can an employer make change my status from non exempt to exempt without my agreeing to it?

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can an employer make change my status from non exempt to exempt without my agreeing to it?

I was given a status sheet that changed my status from non exempt to exempt
without any increase in salary. when I said I would not sign it without
additional compensation so I was told that I didn’t need to sign it for the
change to take place.

Asked on February 24, 2017 under Employment Labor Law, Oregon

Answers:

SJZ, Member, New York Bar / FreeAdvice Contributing Attorney

Answered 4 years ago | Contributor

Unless you have a written employment contract guarantying your status as non-exempt, the employer may make this change without your consent: except if, and only to the extent that, your employment status is guaranteed or locked-in by contract, you are an employee at will, and your employer may change how you are paid at will.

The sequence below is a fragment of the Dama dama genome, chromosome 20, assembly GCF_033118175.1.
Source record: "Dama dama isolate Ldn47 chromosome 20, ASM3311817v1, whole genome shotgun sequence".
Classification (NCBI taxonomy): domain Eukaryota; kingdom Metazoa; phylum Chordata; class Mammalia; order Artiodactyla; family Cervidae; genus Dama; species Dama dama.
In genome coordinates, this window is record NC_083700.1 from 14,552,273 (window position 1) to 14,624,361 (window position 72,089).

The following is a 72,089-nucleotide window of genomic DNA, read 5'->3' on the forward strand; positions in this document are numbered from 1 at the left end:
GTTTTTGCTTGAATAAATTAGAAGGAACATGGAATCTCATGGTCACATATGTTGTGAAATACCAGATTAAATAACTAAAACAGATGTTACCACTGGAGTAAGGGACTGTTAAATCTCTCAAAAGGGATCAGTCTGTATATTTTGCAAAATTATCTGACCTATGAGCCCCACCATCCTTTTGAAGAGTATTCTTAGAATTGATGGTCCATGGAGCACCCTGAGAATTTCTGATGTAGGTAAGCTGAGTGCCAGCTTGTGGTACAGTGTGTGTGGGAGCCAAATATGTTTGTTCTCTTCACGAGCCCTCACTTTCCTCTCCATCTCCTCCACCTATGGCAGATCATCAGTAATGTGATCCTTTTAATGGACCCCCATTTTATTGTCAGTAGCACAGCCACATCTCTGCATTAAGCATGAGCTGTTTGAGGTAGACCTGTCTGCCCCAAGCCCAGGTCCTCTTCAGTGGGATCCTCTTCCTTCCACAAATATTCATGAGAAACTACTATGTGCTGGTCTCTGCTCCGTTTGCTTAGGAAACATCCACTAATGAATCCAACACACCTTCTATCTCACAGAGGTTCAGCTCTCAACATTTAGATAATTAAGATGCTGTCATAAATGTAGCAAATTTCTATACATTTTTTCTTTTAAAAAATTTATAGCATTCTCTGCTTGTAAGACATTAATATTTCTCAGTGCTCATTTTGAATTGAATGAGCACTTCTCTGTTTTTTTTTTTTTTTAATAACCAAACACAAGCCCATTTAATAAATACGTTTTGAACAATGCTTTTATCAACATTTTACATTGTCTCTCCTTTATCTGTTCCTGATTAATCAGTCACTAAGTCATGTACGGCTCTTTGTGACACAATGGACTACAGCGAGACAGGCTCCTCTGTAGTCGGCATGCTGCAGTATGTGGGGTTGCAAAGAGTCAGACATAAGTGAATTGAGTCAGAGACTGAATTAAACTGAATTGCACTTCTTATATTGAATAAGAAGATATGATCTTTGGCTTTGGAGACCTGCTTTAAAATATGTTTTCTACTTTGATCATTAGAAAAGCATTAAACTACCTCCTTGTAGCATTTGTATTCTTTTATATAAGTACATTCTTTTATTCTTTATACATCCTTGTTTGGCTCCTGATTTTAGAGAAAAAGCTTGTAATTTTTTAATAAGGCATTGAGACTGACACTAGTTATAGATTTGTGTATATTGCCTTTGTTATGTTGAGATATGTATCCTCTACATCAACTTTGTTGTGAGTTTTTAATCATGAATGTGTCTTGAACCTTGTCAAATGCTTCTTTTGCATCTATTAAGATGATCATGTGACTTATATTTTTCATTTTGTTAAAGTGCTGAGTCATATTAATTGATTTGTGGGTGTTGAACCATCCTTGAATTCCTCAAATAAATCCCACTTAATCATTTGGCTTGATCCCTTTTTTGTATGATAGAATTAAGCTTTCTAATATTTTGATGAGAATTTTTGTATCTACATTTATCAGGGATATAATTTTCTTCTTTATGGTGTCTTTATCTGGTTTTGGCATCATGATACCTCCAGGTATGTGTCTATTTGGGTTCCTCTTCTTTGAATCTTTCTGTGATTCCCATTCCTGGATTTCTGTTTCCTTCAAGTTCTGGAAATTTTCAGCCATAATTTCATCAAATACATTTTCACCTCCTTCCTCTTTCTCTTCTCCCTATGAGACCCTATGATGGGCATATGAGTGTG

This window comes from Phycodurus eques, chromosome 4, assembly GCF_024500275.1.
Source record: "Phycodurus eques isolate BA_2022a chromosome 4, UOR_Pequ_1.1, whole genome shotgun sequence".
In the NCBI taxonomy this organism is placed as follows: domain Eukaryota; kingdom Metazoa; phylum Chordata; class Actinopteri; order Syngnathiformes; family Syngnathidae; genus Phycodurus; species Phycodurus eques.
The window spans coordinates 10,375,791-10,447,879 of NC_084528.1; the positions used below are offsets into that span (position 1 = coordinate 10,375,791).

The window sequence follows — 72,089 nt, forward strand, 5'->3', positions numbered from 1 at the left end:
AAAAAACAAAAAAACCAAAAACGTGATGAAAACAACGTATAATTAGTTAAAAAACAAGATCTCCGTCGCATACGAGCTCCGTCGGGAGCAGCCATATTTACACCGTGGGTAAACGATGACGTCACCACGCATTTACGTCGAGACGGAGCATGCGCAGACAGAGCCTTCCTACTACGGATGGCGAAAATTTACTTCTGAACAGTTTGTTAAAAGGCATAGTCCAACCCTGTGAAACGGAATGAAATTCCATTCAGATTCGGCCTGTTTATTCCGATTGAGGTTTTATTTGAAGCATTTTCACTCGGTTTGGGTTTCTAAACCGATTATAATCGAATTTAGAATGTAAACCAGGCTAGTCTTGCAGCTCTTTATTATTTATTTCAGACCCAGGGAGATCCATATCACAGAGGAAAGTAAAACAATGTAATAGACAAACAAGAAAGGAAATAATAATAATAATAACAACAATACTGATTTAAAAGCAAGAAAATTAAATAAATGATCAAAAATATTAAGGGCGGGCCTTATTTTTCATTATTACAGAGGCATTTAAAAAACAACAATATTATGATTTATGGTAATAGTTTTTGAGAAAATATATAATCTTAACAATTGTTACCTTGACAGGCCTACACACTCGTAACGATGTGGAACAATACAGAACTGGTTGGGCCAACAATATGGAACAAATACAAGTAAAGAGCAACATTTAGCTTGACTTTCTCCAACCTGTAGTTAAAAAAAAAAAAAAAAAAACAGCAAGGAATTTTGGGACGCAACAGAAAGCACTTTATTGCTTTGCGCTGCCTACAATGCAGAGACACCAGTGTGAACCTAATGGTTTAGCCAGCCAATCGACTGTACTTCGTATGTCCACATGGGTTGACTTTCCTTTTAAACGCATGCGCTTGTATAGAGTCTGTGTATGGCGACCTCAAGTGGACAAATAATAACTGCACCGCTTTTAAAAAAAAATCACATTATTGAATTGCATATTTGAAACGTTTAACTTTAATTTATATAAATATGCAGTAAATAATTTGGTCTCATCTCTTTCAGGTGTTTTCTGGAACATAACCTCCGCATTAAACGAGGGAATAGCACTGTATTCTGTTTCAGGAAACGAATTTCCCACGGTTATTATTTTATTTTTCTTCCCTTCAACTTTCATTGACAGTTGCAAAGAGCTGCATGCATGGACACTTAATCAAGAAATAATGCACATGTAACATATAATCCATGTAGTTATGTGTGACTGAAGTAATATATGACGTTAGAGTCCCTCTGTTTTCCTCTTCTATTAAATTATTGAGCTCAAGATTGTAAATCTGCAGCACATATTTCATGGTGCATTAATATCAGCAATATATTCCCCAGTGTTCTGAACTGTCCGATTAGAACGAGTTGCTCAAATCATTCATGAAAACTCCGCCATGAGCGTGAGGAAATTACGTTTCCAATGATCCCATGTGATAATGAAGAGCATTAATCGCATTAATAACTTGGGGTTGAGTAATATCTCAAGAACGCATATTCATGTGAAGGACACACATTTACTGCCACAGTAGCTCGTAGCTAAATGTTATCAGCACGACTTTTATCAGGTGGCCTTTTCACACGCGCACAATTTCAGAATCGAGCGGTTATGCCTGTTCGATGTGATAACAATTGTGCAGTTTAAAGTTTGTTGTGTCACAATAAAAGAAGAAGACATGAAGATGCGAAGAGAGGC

There is, however, one large limitation on the employer: they must comply with the law. To be exempt, you must be paid an annual salary (not weekly wages); that salary must exceed more than approximately $23k per year; *and* your job duties, responsibilities, and/or authority must meet one or more of the "tests" to be exempt, the main ones of which are the "executive" exemption (which should be called the "managerial" exemption, since it applies to non-executive managers, too), the "adminstrative personnel" exemption, or the "professional" and "computer professional" exemptions. You can find these tests on the U.S. Dept. of Labor website, under "overtime"--unless you are a salaried employee making enough per year AND you fall under one or more test, you must be nonexempt. But if you do meet the criteria to be exempt, you an exempt or nonexempt at your employer's wil or choice.


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